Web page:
Soups and stews are some of the best dishes to put in the freezer. You can make up two batches, eat one and freeze the other. Or, and I know leftovers aren’t a common thing when stew is served, but you can easily freeze what’s left. Talk about the ultimate cook once, eat twice dish.

You Can Give Them Your Own Unique Spin
Even if you’ve got a favorite recipe for stew you can add your own touches and family favorites to a stew. Nothing can basically go wrong with adding a bit more of this or that. If you want to stretch your budget even further you get add more vegetables and cut down on the meat, or you can add things like pulses. My grandmother always added pearl barley to beef stew. And when it comes to seasonings once again you’re in charge. One thing I never leave out of a stew is a tablespoon of Worcestershire sauce.
And don’t think you have to use only red meat because I only used it as an illustration for this article. Other meats like pork, poultry and fish can be used, just remember they don’t need to cook so long. And if you what to go meatless, vegetables and beans like garbanzos make a really inexpensive but great tasting stew.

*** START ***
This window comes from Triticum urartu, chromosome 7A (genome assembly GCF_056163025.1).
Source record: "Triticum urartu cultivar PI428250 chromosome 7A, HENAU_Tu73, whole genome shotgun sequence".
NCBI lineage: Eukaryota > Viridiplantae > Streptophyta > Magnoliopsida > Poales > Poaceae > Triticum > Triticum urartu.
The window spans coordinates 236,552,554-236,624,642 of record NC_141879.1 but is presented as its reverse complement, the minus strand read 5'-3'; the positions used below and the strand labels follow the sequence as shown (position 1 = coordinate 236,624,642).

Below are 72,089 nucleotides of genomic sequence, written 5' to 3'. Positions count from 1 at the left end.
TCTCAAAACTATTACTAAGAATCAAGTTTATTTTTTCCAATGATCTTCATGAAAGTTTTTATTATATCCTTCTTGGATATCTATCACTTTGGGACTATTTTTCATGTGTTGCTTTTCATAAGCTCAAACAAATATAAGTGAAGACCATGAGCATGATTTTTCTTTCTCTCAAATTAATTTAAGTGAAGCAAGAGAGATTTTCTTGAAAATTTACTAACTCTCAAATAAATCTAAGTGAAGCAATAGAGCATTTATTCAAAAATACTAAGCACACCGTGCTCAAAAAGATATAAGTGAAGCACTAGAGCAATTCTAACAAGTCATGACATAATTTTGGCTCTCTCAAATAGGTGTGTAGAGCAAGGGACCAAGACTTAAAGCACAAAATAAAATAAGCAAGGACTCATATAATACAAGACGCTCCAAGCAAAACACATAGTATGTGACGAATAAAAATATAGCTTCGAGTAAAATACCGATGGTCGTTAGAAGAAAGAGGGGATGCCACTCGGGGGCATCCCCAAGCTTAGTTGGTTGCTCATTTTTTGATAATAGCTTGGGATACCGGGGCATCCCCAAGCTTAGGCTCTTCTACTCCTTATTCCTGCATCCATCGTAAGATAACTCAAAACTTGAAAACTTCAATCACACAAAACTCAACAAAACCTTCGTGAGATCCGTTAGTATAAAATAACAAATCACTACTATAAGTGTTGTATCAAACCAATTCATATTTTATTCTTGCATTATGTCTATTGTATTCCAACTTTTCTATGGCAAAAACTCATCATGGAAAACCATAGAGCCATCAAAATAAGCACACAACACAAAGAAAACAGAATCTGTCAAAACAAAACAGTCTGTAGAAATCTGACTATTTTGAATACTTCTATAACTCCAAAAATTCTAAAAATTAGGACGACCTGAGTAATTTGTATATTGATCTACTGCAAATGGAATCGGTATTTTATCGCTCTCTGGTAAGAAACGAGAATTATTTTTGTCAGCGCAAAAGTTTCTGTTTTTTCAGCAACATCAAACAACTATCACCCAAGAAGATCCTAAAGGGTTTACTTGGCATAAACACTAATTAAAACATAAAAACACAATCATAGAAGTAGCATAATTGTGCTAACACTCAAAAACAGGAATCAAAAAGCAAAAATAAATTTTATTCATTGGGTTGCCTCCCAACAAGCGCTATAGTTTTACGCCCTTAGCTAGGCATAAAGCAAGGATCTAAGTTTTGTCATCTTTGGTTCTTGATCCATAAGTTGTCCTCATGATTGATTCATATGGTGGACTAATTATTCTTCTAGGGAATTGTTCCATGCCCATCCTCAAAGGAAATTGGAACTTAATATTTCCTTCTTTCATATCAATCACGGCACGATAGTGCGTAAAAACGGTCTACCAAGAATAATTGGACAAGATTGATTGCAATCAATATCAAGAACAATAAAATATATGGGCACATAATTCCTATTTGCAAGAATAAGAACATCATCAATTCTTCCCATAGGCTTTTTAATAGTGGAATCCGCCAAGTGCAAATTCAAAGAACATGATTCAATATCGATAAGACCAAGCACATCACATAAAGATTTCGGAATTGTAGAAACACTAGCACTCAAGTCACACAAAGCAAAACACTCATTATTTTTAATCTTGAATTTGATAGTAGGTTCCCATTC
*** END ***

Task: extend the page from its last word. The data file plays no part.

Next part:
Recipe

Italian Fall Vegetable Stew
This is a great recipe for the slow cooker. It’s one of my favorites when the weather turns cold. And a special treat when you’ve been outside raking leaves.

(Serves 4 as a Main Dish or 6 as a Side Dish)

•1 ½ cups dried lentils
•3 cups of water
•2 cups chopped butternut squash
•1 cup chopped sweet potato
•1 26 oz. jar of Classico Fire Roasted Tomato and Garlic pasta sauce
•1 small onion, chopped
•1 cup chopped zucchini
•1 15 oz. can garbanzo beans
•½ teaspoon dried basil
•½ teaspoon dried thyme

1.Rinse lentils and place in at least a 3-quart slow cooker with the three cups of water. Add the squash, sweet potato, onion, pasta sauce, basil and thyme and stir together.
2.Cover and cook either 8-10 hours on high, or 4-6 hours on low. About an hour before serving stir in the chopped zucchini and just before serving stir in the garbanzo beans. Fresh chopped basil is a nice addition sprinkled on top when the dish has finished cooking.

You can serve this as a vegetarian dish with crusty Italian bread, or as a side dish with a grilled chicken breast or pork chop.